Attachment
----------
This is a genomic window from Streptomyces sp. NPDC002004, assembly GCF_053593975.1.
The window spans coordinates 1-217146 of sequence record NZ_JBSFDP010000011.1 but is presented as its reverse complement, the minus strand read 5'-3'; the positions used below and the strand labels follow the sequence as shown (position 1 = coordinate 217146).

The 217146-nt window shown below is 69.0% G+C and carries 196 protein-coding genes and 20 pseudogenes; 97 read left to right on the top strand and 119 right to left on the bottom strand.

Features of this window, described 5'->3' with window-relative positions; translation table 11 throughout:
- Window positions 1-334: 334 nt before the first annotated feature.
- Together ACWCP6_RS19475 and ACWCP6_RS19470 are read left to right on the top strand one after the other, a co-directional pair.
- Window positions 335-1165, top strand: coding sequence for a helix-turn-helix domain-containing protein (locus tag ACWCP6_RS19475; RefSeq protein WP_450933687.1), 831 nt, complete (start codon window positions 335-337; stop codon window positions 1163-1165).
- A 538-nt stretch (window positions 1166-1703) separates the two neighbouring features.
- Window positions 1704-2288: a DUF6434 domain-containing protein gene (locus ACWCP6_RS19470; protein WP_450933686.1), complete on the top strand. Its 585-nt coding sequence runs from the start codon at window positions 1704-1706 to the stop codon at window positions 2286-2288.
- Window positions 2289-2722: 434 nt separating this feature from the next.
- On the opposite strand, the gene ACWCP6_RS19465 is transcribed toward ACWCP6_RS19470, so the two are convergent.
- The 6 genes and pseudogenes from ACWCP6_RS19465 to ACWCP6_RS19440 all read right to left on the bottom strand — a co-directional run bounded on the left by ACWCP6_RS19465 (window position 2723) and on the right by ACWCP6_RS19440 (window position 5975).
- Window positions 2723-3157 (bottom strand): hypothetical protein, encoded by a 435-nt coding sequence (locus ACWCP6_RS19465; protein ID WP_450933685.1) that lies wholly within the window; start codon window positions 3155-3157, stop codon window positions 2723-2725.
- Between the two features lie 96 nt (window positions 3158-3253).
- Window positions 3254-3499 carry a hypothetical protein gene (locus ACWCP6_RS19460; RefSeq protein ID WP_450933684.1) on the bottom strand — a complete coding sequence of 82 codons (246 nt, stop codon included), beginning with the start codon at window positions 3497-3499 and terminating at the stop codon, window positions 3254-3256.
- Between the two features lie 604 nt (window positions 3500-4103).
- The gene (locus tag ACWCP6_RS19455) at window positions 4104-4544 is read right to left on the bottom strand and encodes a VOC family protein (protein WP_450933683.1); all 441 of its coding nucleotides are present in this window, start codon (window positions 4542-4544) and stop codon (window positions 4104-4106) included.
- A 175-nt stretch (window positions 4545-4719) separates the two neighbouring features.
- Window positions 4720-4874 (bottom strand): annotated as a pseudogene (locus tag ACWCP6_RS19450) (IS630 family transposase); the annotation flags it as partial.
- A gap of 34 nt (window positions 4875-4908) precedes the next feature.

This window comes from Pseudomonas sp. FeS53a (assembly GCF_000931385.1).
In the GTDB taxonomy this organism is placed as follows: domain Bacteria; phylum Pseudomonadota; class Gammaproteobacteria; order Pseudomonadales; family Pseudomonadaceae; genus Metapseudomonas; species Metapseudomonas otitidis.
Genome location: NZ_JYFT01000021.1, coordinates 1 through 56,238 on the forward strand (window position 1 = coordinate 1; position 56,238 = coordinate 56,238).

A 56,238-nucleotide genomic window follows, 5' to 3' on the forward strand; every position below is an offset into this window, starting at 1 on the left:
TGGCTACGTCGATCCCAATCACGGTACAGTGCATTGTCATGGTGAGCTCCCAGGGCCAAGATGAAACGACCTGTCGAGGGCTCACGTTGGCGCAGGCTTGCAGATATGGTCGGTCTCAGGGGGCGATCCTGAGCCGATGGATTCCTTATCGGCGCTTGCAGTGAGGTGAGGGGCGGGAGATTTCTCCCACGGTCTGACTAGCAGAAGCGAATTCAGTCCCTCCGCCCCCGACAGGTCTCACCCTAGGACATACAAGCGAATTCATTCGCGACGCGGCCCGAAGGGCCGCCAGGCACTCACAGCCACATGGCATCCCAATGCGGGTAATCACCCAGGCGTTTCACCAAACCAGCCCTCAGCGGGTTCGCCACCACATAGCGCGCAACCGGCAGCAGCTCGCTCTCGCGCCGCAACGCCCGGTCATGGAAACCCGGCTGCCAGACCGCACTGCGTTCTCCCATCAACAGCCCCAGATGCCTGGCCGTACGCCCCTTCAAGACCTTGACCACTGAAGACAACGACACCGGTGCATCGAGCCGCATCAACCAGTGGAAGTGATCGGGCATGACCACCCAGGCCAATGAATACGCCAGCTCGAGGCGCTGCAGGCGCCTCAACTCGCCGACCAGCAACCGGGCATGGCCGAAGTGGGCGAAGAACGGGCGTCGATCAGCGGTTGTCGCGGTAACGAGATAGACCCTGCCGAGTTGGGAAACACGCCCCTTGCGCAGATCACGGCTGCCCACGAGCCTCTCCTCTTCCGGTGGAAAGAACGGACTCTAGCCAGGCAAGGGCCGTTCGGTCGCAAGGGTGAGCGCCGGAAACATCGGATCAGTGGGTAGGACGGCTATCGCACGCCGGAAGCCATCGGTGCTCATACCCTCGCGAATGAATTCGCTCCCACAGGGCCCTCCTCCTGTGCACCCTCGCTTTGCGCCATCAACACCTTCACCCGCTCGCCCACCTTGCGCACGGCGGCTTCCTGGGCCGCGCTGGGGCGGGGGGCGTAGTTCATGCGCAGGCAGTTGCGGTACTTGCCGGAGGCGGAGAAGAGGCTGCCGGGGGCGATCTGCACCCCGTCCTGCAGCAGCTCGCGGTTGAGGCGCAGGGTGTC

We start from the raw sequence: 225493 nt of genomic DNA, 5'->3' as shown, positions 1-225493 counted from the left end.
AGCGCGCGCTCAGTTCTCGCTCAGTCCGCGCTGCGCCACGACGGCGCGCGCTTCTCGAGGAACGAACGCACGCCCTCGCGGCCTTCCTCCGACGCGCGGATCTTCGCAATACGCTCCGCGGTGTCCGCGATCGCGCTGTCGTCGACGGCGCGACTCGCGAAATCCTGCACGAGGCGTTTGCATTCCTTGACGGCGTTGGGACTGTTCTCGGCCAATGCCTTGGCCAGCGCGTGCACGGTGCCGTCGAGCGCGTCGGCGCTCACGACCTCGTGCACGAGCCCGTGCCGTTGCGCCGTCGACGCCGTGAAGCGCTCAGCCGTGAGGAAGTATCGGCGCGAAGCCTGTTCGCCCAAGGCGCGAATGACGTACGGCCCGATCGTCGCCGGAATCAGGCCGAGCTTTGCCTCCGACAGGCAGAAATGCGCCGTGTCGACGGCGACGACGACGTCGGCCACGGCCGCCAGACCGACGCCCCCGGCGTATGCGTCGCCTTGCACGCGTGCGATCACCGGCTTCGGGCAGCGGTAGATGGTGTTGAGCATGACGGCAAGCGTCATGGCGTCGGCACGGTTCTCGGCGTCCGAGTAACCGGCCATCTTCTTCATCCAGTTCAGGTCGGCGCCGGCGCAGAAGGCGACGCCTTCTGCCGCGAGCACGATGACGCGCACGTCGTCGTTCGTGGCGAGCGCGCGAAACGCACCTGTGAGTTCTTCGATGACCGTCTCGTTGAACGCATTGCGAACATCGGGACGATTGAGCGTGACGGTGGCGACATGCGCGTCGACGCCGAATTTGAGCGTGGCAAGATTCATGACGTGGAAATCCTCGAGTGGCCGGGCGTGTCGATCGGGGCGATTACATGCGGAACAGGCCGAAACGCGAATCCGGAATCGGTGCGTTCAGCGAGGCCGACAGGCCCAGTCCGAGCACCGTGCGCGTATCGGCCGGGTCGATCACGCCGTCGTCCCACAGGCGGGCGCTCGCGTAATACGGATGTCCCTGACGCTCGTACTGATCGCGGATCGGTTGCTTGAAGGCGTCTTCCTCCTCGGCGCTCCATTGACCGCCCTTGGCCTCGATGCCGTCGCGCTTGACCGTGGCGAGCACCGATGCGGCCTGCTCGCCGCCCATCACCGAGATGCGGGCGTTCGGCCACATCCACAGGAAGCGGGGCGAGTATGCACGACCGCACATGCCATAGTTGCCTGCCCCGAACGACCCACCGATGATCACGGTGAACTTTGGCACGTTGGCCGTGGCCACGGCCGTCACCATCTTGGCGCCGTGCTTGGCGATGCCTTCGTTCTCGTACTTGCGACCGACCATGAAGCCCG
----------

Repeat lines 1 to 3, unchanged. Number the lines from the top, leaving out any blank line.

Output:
This is a genomic window from Streptomyces sp. NPDC002004, assembly GCF_053593975.1.
The window spans coordinates 1-217146 of sequence record NZ_JBSFDP010000011.1 but is presented as its reverse complement, the minus strand read 5'-3'; the positions used below and the strand labels follow the sequence as shown (position 1 = coordinate 217146).

The 217146-nt window shown below is 69.0% G+C and carries 196 protein-coding genes and 20 pseudogenes; 97 read left to right on the top strand and 119 right to left on the bottom strand.